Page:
Eric C. Chaffee (Toledo) & Karie Davis-Nozemack (Georgia Tech), Corporate Tax Avoidance and Honoring the Fiduciary Duties Owed to Corporation and Its Stockholders, 58 B.C. L. Rev. ___ (2017)

Australia's richest post code is still 2027 

See also 2014-15 ATO Tax-Stats 

OECD taxing wages

ATO reveals Australia's richest suburbs 2027

PETER Chang is the man doing time for what a Sydney District Court judge described as “the great Australian pastime of ripping off the taxoffice" ...

Hunter tax fraud on a grand scale

Inspired by the Women’s March in January, law professor Jennifer Taub ‘impulsively’ called for action. Now people from New York to Tokyo are preparing to take to the streets.

Donald Trump’s adviser Kellyanne Conway accidentally inspired a law professor and a comedian to convince thousands of people to take to the streets this Saturday to demand that the president release his tax returns.

The day after attending January’s Women’s March in Boston, Jennifer Taub was proudly looking at photos and coverage online when a video of Conway popped up. Conway, Trump’s former campaign manager, declared that Trump was “not going to release his tax returns” and that voters didn’t care.
Lew Taishoff, A JURISDICTIONAL PRIMER. “And once again, Congress has created a court that does everything but provide cheap and expeditious relief.”

From watchdogs to lapdogs

But of course it isn’t just PwC that has been asleep at the wheel whilst the companies they audit crash. A new report out from the Atul Shah of the University of Suffolk Business School looks at the failure of KPMG to warn shareholders of HBOS, a major UK bank, of problems with the company before they collapsed in 2008. 
Shah’s findings make disturbing reading. KPMG, rather than acting as the company’s watchdog, saw itself as a strategic partner to the company. This surely must be the heart of the problem. When watchdog turns into lapdog then what hope do the pubic have for effective corporate governance?

Happy Paniversary
This week it has been one year since the Panama papers were released, and a number of organisations around the world have been marking the occasion though the global week of action for tax justice.
In London, activists from the TJN and Methodists for Tax Justice held a protest outside the offices of PriceWaterhouseCoopers.
Why PwC? Well the auditor has been one of the biggest promoters of tax avoidance schemes for multinationals, as well as having been implicated in a host of other corporate scandals.

So one year after the Panama Papers what impact did the scandal have on global policy making? Without a doubt the revelations influenced the outcome of the global anti-corruption summit held in the UK last year. 

In the run up to the conference UK government officials were trying to peg down expectations of any agreements being reached, but in the end a number of countries did sign up to setting up registers of beneficial ownership.
But as Porter McConnell from the Financial Transparency Coalition points out in an op-ed in Nigeria’s Premium Times, progress has still been lacking in the British Overseas Territories, places like the BVI, who are at the real root of the problem. As Porter highlights the US is another threat to global financial transparency and until these players come in from the darkness, we will have a long way to go before we can claim victory in the fight against tax evasion, corruption and money laundering.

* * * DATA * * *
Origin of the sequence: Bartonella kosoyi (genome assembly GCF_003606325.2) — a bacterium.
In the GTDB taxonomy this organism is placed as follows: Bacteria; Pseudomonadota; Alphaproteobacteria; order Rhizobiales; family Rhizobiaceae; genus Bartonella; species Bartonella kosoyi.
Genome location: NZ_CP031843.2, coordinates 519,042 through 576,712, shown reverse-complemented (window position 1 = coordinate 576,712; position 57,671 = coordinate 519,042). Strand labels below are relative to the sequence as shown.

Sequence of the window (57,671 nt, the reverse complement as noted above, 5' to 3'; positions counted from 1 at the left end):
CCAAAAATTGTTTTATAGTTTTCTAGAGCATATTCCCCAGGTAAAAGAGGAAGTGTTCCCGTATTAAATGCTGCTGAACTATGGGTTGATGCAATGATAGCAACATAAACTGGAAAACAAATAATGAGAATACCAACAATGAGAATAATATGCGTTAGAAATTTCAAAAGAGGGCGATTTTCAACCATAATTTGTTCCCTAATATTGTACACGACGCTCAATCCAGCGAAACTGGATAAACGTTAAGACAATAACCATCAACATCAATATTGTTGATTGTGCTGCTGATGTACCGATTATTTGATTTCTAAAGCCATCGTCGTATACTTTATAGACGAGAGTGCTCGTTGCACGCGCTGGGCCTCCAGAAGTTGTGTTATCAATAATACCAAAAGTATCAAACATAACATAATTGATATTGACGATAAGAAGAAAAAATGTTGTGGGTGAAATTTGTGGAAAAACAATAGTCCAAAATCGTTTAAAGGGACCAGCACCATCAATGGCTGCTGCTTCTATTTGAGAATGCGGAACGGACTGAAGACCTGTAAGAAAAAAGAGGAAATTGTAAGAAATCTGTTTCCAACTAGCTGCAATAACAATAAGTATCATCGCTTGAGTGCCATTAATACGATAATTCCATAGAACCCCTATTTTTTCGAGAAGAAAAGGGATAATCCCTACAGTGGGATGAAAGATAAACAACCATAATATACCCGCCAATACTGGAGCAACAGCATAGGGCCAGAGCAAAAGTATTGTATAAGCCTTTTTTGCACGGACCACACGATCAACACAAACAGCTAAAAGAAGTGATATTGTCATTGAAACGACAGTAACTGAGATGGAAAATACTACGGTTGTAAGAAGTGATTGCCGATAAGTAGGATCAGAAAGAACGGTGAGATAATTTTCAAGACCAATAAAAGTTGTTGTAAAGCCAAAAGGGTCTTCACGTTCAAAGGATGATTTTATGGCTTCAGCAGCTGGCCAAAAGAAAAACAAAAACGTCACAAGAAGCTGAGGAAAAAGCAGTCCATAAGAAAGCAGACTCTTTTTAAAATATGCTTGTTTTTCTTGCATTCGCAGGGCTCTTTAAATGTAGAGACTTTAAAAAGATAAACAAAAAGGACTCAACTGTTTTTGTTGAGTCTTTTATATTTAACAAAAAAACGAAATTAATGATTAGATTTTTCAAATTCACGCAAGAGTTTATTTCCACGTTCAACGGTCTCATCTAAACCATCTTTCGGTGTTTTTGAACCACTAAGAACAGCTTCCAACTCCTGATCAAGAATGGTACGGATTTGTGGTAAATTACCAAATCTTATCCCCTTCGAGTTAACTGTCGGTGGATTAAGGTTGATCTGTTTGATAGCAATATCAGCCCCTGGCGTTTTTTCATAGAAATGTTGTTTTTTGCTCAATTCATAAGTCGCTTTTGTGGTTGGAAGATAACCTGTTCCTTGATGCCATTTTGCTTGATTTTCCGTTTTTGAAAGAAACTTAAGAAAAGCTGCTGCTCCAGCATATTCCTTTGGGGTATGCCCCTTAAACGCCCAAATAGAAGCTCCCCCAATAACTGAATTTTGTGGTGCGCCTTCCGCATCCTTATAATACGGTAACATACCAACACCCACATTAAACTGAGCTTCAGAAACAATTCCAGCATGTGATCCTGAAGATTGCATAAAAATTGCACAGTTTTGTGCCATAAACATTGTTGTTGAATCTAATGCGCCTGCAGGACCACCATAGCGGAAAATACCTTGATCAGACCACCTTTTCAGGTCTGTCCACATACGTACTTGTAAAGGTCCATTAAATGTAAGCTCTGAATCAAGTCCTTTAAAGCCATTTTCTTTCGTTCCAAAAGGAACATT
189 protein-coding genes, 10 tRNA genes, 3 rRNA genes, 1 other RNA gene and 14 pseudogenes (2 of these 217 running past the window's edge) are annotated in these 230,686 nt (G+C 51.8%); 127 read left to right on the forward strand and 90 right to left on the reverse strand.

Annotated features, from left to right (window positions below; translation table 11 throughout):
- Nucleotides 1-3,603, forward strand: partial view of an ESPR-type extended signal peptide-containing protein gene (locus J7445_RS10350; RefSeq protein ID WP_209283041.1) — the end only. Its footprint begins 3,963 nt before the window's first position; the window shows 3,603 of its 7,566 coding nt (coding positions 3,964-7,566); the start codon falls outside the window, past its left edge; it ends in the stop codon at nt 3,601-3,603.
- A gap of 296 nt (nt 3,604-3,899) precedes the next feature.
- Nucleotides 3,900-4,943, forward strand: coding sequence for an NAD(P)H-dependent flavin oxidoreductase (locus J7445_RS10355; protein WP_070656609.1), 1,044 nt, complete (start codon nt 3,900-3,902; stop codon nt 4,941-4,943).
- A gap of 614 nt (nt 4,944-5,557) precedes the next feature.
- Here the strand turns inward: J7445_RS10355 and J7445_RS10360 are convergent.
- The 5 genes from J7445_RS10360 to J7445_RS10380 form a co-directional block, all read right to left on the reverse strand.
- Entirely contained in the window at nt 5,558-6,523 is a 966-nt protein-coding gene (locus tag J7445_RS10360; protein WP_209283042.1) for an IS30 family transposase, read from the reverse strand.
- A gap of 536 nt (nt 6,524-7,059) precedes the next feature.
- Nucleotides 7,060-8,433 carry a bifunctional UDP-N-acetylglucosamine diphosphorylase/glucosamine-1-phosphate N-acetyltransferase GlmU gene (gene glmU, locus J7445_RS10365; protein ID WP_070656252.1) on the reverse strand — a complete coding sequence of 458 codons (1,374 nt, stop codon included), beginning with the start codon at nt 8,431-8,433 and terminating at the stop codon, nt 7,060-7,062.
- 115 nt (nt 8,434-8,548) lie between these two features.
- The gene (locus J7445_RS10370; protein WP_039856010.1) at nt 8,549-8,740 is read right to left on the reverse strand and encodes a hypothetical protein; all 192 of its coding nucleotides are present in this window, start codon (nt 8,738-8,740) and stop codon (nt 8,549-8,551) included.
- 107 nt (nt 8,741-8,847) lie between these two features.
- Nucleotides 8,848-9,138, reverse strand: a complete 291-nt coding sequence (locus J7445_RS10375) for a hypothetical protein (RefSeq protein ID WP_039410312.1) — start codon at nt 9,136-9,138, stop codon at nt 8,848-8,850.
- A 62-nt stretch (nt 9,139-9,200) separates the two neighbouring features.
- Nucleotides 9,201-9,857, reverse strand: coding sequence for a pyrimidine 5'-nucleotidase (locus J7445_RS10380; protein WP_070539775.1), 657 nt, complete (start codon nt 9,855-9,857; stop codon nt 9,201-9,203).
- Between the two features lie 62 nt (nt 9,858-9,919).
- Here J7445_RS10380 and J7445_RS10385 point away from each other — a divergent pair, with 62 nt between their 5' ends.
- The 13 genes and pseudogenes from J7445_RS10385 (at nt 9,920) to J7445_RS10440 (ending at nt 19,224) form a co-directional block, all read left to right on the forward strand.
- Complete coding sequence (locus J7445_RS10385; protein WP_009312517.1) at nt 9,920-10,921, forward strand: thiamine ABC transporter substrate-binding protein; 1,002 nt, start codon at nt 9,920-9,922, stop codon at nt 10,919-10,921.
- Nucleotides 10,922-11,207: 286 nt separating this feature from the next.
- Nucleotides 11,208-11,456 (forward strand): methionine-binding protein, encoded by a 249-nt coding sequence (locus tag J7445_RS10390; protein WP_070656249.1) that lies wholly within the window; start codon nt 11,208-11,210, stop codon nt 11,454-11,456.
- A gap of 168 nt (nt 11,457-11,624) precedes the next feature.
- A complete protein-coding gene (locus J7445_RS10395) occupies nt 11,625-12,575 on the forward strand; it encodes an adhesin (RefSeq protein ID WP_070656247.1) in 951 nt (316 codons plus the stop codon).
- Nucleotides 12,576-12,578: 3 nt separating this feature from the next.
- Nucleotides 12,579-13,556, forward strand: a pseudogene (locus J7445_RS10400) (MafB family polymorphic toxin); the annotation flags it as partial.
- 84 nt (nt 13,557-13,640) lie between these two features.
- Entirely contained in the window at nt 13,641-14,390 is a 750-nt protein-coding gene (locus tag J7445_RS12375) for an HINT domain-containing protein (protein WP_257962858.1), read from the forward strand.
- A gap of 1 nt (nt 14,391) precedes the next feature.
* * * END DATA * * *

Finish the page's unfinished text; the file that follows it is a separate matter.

Richard Phillips, How to Shut Down Offshore Corporate Tax Avoidance, Full Stop (Tax Justice Blog)

Russ Fox, Bozo Tax Tip #5: The $0.49 Solution. “If you use the Postal Service to mail your tax returns, spend the extra money for certified mail.”

New film: The Price of Fairness

This new film, which includes interview footage with TJN Director John Christensen, explores the notion that human beings have an evolutionary tendency towards selfish behaviour and asks whether the widespread dislike of inequality is rooted in the human need for cooperation.  In the words of film maker Alex Gabbay: Why do we accept huge levels […] The post New film: The Price of Fairness appeared first on Tax Justice Network.

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Panama Papers: Who were the big players?

The Panama Papers revealed a systemic challenge to global governance, in which the big players are major banks, multinationals and the biggest financial centres of all. Unsurprisingly, much of the coverage of the Panama Papers focused on juicy, individual stories: political conflicts of interest, criminal money laundering and HNWI tax evasion in exotic locations. But […] The post Panama Papers: Who were the big players? appeared first on Tax Justice Network.
 Dirty Secrets

Richard Murphy (City University, London), Dirty Secrets: How Tax Havens Destroy the Economy(2017):

The Panama Papers were a reminder of how the superrich are allowed to hide their wealth from the rest of us. Dirty Secrets uncovers the extent of the corruption behind this crisis and shows what needs to be done in the face of this unregulated spread of rampant greed.

Tax havens, we are often told, are part of the global architecture of capitalism, providing a freedom from regulation necessary to make markets work. In this book, leading authority Richard Murphy uncovers the truth behind this lie. The fact of the matter is that this increasingly popular practice threatens the foundations of democracy, sowing mistrust and creating a regime based upon opacity.

As Murphy shows, how we manage our economy is a political decision, and one that can be changed. Dirty Secrets proposes ways to regulate tax havens and what the world might look like without them.

Jersey Shore's Mike 'The Situation' Sorrentino facing potential 15-year jail sentence - Entertainment 

Ryde Liberal Councillor Artin Etmekdjian gets seven-month sentence over taxation probe